They drive me crazy and feed into our collective consciousness, our prejudices and discrimination. Our negative stereotypes. Our sick public discourse.
Language is political and words matter…
It’s time to stop and think about the words we use. To heal that discourse. I’m hypersensitive to language. So, first, let us consider the seemingly innocuous little article “the”…
It sounds innocent enough, but not always. I cringe at the term, “the mentally ill.”
Who are the mentally ill?
What exactly does that mean? Who are “the mentally ill?” Are they one group of people or many different, unique individuals?
What do “the” mentally ill look like? What are their mental illnesses? Do they have productive jobs and careers? Do they have families and friends? What exactly are we saying when we talk about “the mentally ill?”
And how about “the homeless”? I really get upset when I hear or read that one.
The article “the” when describing a group of people instantly labels them and no one wants to be labeled…
Linguistically, the word “the” used that way is an insidious device to take away our individuality, our uniquenesses.
It’s a linguistic form of prejudice and discrimination. It distances us from the people behind the labels.It stereotypes people. It sets up unnecessary barriers. It creates a “them” and “us” divide. It is ethically and morally wrong, as far as I’m concerned.
Because we’re people first…
No two people who are living on the street or who are among people considered to be hidden and homeless are exactly alike, yet this label, “the hidden homeless,” erases all their personal stories and their individual circumstances.
So it is with “the mentally ill.” As individuals, our stories, our pain, our trauma, our upbringing, our personalities are blended into one big huge amorphous whole that means nothing. Essentially, we are swept under the carpet. One huge elephant, hidden in a closet or under a carpet.
So it is with “the disabled.”
To have a dis-ability does not automatically mean that you are dis-abled. But when you put “the” in front of dis-abled, you crush us. I have a serious hearing loss. I wear two behind-the-ear hearing aids. One is bluetooth and works in concert with my iPhone. I am not deaf. I can hear, but not perfectly. But who’s perfect? I am not dis-abled, though I have a dis-ability. Nor am I dis-abled by my mental and emotional conditions.
“The” is ultimately a dehumanizing construction and we must stop using it…
Meet the dazzling Aimee Mullins and see how adversity can be empowering…
Here’s Aimee’s introduction:
“The thesaurus might equate ‘disabled’ with synonyms like ‘useless’ and ‘mutilated,’ but ground-breaking runner Aimee Mullins is out to redefine the word. Defying these associations, she shows how adversity — in her case, being born without shinbones — actually opens the door for human potential. A record-breaker at the Paralympic Games in 1996, Mullins has built a career as a model, actor and advocate for women, sports and the next generation of prosthetics.”
This 21 minute talk will transform your perceptions of the word “dis-abled” and sensitize you to how powerful and empowering language can be. And how destructive it can become if it’s thoughtlessly used, without respect.
Aimee will astound you…
You owe it to yourself to watch this remarkable, unforgettable woman.
“There’s an important difference and distinction between the objective medical fact of my being an amputee and the subjective societal opinion of whether or not I’m disabled,” Aimee Mullins says. “Truthfully, the only real and consistent disability I’ve had to confront is the world ever thinking that I could be described by those definitions.”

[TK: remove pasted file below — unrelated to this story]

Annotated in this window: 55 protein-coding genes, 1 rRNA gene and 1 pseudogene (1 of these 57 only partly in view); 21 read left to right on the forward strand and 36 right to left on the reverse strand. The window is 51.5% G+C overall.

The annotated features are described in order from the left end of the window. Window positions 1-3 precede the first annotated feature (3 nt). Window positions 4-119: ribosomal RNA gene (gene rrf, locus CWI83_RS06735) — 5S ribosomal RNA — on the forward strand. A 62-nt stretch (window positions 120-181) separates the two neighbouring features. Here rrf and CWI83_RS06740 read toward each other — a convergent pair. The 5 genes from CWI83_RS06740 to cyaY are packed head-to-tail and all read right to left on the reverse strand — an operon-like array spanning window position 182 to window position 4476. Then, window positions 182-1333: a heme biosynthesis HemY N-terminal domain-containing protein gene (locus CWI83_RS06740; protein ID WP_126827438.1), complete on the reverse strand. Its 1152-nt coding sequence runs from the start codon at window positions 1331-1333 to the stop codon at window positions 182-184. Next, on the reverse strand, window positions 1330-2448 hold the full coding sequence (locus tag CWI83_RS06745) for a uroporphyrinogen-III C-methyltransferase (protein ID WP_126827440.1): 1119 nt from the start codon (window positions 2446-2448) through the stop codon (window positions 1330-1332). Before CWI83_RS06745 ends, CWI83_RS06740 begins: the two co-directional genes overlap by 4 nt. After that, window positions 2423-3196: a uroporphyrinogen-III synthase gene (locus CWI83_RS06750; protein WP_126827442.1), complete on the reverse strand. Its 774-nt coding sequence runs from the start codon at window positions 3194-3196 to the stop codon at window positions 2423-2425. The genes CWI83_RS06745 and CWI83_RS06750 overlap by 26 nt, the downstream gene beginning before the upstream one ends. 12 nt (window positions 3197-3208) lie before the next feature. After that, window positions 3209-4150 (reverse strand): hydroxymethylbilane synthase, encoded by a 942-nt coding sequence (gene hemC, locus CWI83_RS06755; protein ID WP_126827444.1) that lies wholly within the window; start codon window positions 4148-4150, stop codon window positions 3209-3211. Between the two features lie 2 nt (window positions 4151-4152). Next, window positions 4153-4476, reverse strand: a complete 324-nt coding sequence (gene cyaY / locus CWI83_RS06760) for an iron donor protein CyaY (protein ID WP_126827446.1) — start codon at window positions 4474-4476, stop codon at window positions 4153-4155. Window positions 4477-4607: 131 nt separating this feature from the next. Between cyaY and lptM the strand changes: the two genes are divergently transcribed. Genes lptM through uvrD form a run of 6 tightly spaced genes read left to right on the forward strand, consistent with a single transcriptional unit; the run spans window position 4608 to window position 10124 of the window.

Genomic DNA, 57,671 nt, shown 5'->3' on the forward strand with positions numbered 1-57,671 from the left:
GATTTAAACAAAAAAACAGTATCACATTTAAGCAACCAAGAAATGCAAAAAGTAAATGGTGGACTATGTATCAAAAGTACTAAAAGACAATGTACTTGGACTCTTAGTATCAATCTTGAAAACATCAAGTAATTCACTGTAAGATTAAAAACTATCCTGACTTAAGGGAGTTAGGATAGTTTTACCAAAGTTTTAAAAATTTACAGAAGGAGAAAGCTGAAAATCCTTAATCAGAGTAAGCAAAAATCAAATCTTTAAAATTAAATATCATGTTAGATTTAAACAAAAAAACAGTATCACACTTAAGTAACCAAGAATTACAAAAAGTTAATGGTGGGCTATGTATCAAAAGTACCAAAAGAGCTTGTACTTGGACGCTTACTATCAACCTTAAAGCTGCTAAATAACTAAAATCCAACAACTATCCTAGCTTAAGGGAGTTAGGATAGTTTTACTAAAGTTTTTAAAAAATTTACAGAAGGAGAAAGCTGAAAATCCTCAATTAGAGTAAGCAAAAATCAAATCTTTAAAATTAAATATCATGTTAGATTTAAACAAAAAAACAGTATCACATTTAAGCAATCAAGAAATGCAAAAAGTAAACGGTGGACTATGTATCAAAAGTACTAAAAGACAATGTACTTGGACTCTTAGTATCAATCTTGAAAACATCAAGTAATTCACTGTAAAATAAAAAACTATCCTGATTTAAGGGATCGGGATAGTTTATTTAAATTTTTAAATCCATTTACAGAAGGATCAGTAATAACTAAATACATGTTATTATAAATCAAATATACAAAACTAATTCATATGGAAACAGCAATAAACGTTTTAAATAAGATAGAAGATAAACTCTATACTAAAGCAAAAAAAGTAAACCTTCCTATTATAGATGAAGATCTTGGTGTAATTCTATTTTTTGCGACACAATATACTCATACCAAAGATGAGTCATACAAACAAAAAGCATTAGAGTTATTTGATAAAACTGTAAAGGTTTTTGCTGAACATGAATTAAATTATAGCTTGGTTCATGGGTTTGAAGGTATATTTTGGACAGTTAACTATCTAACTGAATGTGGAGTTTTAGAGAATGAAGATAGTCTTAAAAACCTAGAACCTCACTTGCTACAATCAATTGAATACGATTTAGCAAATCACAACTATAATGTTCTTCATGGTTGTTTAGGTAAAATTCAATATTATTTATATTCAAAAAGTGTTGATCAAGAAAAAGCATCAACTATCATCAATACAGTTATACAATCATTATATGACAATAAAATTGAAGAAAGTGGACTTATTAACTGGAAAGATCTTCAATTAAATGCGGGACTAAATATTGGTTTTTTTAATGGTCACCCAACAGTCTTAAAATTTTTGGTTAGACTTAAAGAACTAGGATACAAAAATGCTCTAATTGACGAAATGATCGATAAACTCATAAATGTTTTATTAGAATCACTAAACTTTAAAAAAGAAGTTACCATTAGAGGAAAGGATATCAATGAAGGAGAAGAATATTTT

In an article I wrote several years ago titled My Life in Labels…
“A psychiatric label describes not only a behavioural disturbance but a state of mind, a personality, a spirit, a persona, an individual. Though no two individuals are identical with identical life experiences, when you are given one of these labels, you are treated like that label, given medications for that label, and it becomes your defining feature. The individual behind that label often gets lost. You become your diagnosis.”
It’s time to stop using the term “mental illness” when there are hundreds of different diagnoses and conditions. We must be specific. We must pluralize that term.
Do we talk about “physical illness?” No. But “mental illness” in the singular is another huge elephant under the carpet that lumps us all together and dehumanizes us.
People-first language is humanizing…
Let us be more sensitive to the words we use and how we use them by using “a Language of Respect.”
Instead of “the” mentally ill, why not talk about people with psychiatric diagnoses or mental and emotional conditions and difficulties.
Instead of saying “the” homeless, why not people who are on the street or have nowhere to live .
Instead of “the dis-abled,” how about people with a specific dis-ability. We are not necessarily dis-abled because we may have a dis-ability. None of us is perfect.
“Different Does Not Mean Less” ~ Temple Grandin
More often, that notion or perception is imposed upon us by people who don’t know better, people who are frightened perhaps because we may seem different. As Temple Grandin, a person who is very high functioning with autism has said, “Different does not mean less.” I love that statement. You should watch her Ted.com Talk here. It’s called “The World Needs All Kinds of Minds.”
By using People-first language we can begin to recognize that our conditions (whatever they are) do not define us entirely.We all have so many different facets to our lives, roles we play, as daughters, sons, friends, aunts, uncles, professionals. We have our hobbies and passions. All these endless aspects of who we are make us utterly and fabulously unique as human beings.
I wouldn’t want it any other way.